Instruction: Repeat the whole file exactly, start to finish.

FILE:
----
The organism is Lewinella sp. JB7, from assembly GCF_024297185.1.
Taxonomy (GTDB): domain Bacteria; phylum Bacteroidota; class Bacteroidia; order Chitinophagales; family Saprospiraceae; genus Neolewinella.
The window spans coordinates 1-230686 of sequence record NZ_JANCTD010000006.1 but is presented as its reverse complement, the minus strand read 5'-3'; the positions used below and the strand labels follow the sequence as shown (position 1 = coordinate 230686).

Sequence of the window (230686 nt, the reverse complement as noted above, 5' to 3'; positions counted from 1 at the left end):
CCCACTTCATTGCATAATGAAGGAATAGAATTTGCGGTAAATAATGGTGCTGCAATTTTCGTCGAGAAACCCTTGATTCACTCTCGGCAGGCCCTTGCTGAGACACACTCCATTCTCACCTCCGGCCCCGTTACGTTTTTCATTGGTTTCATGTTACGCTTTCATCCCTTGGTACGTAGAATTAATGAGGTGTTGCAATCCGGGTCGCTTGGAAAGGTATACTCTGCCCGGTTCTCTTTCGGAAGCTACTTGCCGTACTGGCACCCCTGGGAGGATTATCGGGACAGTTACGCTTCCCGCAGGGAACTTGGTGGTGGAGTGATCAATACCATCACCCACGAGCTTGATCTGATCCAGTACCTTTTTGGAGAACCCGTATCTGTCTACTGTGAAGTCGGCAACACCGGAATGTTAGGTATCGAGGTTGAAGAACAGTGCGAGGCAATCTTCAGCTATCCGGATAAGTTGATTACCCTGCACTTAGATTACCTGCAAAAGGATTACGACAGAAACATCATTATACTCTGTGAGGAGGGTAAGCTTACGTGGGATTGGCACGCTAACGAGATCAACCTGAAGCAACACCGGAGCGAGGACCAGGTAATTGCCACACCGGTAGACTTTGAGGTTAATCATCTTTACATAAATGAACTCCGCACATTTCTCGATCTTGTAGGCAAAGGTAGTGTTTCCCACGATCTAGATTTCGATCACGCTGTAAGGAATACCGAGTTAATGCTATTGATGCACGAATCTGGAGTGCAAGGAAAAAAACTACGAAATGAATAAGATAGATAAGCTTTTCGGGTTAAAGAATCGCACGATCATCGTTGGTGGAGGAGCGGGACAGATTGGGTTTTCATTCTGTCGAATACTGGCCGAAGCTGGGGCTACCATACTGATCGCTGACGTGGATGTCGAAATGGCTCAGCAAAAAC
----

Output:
The organism is Lewinella sp. JB7, from assembly GCF_024297185.1.
Taxonomy (GTDB): domain Bacteria; phylum Bacteroidota; class Bacteroidia; order Chitinophagales; family Saprospiraceae; genus Neolewinella.
The window spans coordinates 1-230686 of sequence record NZ_JANCTD010000006.1 but is presented as its reverse complement, the minus strand read 5'-3'; the positions used below and the strand labels follow the sequence as shown (position 1 = coordinate 230686).

Sequence of the window (230686 nt, the reverse complement as noted above, 5' to 3'; positions counted from 1 at the left end):
CCCACTTCATTGCATAATGAAGGAATAGAATTTGCGGTAAATAATGGTGCTGCAATTTTCGTCGAGAAACCCTTGATTCACTCTCGGCAGGCCCTTGCTGAGACACACTCCATTCTCACCTCCGGCCCCGTTACGTTTTTCATTGGTTTCATGTTACGCTTTCATCCCTTGGTACGTAGAATTAATGAGGTGTTGCAATCCGGGTCGCTTGGAAAGGTATACTCTGCCCGGTTCTCTTTCGGAAGCTACTTGCCGTACTGGCACCCCTGGGAGGATTATCGGGACAGTTACGCTTCCCGCAGGGAACTTGGTGGTGGAGTGATCAATACCATCACCCACGAGCTTGATCTGATCCAGTACCTTTTTGGAGAACCCGTATCTGTCTACTGTGAAGTCGGCAACACCGGAATGTTAGGTATCGAGGTTGAAGAACAGTGCGAGGCAATCTTCAGCTATCCGGATAAGTTGATTACCCTGCACTTAGATTACCTGCAAAAGGATTACGACAGAAACATCATTATACTCTGTGAGGAGGGTAAGCTTACGTGGGATTGGCACGCTAACGAGATCAACCTGAAGCAACACCGGAGCGAGGACCAGGTAATTGCCACACCGGTAGACTTTGAGGTTAATCATCTTTACATAAATGAACTCCGCACATTTCTCGATCTTGTAGGCAAAGGTAGTGTTTCCCACGATCTAGATTTCGATCACGCTGTAAGGAATACCGAGTTAATGCTATTGATGCACGAATCTGGAGTGCAAGGAAAAAAACTACGAAATGAATAAGATAGATAAGCTTTTCGGGTTAAAGAATCGCACGATCATCGTTGGTGGAGGAGCGGGACAGATTGGGTTTTCATTCTGTCGAATACTGGCCGAAGCTGGGGCTACCATACTGATCGCTGACGTGGATGTCGAAATGGCTCAGCAAAAAC